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Women's health and midwifery
Web-based psychoeducation for first-time mothers more effective than home-based psychoeducation or routine care
  1. Terri Kean
  1. Faculty of Nursing, University of Prince Edward Island, Charlottetown, Prince Edward Island, Canada
  1. Correspondence to Professor Terri Kean, Faculty of Nursing, University of Prince Edward Island, Charlottetown PE C1A 4P3, Canada; tkean1965{at}

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Commentary on: Jiao N, Zhu L, Chong YS, et al. Web-based versus home-based postnatal psychoeducational interventions for first-time mothers: A randomised controlled trial. Int J Nurs Stud 2019;99:103385.

Implications for practice and research

  • Use of web-based psychoeducation interventions provides meaningful support for first-time mothers.

  • Research to examine the effectiveness of web-based psychoeducation beyond 6 months post partum, in subsequent pregnancies, or in first-time mothers versus experienced mothers may provide greater insight into the value of web-based mental health interventions.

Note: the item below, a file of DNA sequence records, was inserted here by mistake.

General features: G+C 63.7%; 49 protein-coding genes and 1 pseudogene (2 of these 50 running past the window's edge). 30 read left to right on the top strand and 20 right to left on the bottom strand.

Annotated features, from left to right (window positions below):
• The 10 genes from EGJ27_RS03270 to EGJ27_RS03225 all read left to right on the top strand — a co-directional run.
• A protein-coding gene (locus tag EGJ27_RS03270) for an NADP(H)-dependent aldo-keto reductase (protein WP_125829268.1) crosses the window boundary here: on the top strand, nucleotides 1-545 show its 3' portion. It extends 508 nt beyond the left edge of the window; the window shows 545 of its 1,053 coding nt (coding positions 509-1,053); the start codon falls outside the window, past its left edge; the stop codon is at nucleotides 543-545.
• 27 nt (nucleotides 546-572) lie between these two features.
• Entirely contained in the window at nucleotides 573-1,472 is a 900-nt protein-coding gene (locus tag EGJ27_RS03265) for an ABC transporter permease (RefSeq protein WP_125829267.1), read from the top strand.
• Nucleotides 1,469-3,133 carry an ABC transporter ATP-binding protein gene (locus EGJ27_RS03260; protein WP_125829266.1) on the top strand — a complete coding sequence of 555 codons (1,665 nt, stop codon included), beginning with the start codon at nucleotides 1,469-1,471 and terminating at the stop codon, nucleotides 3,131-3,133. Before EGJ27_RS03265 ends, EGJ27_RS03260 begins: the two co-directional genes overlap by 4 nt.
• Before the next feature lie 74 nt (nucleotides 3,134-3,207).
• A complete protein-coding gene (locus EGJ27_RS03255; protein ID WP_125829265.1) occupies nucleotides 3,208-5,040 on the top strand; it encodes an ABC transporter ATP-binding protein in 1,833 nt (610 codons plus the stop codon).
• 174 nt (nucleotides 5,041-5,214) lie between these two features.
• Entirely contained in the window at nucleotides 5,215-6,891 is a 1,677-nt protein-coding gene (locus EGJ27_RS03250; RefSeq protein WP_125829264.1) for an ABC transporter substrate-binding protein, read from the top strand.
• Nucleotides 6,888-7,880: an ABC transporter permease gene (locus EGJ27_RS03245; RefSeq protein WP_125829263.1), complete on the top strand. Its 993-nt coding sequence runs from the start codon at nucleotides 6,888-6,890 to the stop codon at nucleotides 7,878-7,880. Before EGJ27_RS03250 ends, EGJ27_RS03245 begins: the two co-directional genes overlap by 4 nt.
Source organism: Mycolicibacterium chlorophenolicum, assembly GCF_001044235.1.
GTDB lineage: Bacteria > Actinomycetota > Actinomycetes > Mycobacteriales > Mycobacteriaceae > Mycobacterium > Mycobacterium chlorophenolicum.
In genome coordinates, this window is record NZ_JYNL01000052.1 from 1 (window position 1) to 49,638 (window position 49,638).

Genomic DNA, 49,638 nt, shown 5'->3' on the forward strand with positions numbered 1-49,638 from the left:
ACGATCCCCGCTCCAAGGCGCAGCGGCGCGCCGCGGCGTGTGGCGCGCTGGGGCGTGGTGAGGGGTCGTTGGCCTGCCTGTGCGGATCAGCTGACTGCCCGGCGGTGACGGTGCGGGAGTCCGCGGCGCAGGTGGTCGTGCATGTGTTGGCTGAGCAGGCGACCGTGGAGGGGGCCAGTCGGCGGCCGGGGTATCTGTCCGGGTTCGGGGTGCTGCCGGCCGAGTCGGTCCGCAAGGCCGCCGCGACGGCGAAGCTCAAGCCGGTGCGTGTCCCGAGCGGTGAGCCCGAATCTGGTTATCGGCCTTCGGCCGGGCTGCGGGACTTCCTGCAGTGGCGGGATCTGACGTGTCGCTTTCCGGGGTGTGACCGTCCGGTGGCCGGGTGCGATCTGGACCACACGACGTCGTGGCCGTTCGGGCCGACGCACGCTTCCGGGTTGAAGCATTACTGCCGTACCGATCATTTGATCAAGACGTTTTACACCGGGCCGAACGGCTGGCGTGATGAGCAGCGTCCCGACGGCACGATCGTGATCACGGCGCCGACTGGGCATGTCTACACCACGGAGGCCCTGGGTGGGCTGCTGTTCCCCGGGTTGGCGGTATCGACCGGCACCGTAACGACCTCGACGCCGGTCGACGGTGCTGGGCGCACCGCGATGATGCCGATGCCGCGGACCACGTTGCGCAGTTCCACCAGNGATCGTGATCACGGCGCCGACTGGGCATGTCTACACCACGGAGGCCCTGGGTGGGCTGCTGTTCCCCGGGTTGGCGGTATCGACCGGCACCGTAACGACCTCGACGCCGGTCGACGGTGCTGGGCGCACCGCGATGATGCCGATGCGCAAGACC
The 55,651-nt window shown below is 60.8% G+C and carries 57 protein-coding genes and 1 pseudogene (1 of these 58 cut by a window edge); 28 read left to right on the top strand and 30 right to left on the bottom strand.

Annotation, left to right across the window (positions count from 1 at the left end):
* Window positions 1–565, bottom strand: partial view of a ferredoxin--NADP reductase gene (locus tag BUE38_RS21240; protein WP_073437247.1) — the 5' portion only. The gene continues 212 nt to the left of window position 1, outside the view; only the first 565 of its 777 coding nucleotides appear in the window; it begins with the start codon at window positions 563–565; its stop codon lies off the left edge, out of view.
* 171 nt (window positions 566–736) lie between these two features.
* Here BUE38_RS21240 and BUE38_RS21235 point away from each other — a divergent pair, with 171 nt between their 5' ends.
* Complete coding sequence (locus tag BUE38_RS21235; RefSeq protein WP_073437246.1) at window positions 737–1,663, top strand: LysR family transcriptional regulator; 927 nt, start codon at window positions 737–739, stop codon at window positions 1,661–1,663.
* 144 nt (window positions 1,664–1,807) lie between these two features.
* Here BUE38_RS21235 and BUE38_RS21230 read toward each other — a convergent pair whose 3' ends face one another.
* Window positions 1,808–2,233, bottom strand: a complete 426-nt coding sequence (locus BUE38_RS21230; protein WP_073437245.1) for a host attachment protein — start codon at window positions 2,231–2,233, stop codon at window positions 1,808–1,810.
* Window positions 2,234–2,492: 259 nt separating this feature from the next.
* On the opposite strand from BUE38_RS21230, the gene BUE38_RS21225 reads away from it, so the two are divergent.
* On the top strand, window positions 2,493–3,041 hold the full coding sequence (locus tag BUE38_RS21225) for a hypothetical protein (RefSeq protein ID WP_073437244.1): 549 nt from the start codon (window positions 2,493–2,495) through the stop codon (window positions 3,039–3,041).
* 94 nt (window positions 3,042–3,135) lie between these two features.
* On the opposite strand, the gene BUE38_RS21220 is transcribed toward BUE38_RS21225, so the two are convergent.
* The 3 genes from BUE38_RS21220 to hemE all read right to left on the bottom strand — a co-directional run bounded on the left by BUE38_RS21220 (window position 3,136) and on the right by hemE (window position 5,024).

Many first-time mothers experience low parental self-efficacy as they transition to motherhood. Self-doubt can disrupt personal well-being and heighten feelings of inadequacy, unpreparedness and isolation. Low maternal confidence is a significant risk factor for postpartum depression (PPD). Untreated PPD can negatively impact the maternal-child bond, increase dissatisfaction with parenting, alter maternal response to infant needs (eg, hunger cues) and contribute to negative outcomes in children. This study illustrates the …

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  • Competing interests None declared.

  • Provenance and peer review Commissioned; internally peer reviewed.